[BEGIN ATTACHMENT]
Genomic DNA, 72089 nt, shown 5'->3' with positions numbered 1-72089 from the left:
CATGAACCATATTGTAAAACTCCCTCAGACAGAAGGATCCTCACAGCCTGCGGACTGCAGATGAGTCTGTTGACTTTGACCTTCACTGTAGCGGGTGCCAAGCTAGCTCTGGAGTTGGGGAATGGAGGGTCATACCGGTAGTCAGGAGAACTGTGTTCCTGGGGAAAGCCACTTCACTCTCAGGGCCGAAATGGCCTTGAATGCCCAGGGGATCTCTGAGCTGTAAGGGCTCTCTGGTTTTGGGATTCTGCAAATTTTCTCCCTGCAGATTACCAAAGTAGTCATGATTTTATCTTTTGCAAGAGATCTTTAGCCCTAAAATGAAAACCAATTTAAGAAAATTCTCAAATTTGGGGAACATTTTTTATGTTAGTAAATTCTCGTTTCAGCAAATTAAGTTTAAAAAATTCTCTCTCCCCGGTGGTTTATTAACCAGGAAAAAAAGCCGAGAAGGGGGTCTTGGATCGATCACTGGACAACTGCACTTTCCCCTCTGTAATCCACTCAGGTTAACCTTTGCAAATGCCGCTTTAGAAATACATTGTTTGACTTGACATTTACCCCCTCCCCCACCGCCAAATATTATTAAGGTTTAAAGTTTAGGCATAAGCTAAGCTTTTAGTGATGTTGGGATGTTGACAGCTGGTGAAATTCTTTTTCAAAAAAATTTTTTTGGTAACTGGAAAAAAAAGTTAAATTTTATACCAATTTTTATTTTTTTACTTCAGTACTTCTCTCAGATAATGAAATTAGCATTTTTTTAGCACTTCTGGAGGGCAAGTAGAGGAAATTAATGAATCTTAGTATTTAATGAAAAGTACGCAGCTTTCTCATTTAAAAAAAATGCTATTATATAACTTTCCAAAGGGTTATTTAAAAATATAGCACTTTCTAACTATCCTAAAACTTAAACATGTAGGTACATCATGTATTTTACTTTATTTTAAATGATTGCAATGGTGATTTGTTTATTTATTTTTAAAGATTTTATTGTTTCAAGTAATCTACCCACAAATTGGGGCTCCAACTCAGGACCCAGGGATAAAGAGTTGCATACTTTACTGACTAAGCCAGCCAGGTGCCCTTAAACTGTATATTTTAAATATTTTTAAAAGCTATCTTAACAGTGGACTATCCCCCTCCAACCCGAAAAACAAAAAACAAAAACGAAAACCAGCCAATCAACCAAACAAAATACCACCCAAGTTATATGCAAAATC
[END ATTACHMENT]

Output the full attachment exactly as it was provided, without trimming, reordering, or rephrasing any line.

Genomic DNA, 72089 nt, shown 5'->3' with positions numbered 1-72089 from the left:
CATGAACCATATTGTAAAACTCCCTCAGACAGAAGGATCCTCACAGCCTGCGGACTGCAGATGAGTCTGTTGACTTTGACCTTCACTGTAGCGGGTGCCAAGCTAGCTCTGGAGTTGGGGAATGGAGGGTCATACCGGTAGTCAGGAGAACTGTGTTCCTGGGGAAAGCCACTTCACTCTCAGGGCCGAAATGGCCTTGAATGCCCAGGGGATCTCTGAGCTGTAAGGGCTCTCTGGTTTTGGGATTCTGCAAATTTTCTCCCTGCAGATTACCAAAGTAGTCATGATTTTATCTTTTGCAAGAGATCTTTAGCCCTAAAATGAAAACCAATTTAAGAAAATTCTCAAATTTGGGGAACATTTTTTATGTTAGTAAATTCTCGTTTCAGCAAATTAAGTTTAAAAAATTCTCTCTCCCCGGTGGTTTATTAACCAGGAAAAAAAGCCGAGAAGGGGGTCTTGGATCGATCACTGGACAACTGCACTTTCCCCTCTGTAATCCACTCAGGTTAACCTTTGCAAATGCCGCTTTAGAAATACATTGTTTGACTTGACATTTACCCCCTCCCCCACCGCCAAATATTATTAAGGTTTAAAGTTTAGGCATAAGCTAAGCTTTTAGTGATGTTGGGATGTTGACAGCTGGTGAAATTCTTTTTCAAAAAAATTTTTTTGGTAACTGGAAAAAAAAGTTAAATTTTATACCAATTTTTATTTTTTTACTTCAGTACTTCTCTCAGATAATGAAATTAGCATTTTTTTAGCACTTCTGGAGGGCAAGTAGAGGAAATTAATGAATCTTAGTATTTAATGAAAAGTACGCAGCTTTCTCATTTAAAAAAAATGCTATTATATAACTTTCCAAAGGGTTATTTAAAAATATAGCACTTTCTAACTATCCTAAAACTTAAACATGTAGGTACATCATGTATTTTACTTTATTTTAAATGATTGCAATGGTGATTTGTTTATTTATTTTTAAAGATTTTATTGTTTCAAGTAATCTACCCACAAATTGGGGCTCCAACTCAGGACCCAGGGATAAAGAGTTGCATACTTTACTGACTAAGCCAGCCAGGTGCCCTTAAACTGTATATTTTAAATATTTTTAAAAGCTATCTTAACAGTGGACTATCCCCCTCCAACCCGAAAAACAAAAAACAAAAACGAAAACCAGCCAATCAACCAAACAAAATACCACCCAAGTTATATGCAAAATC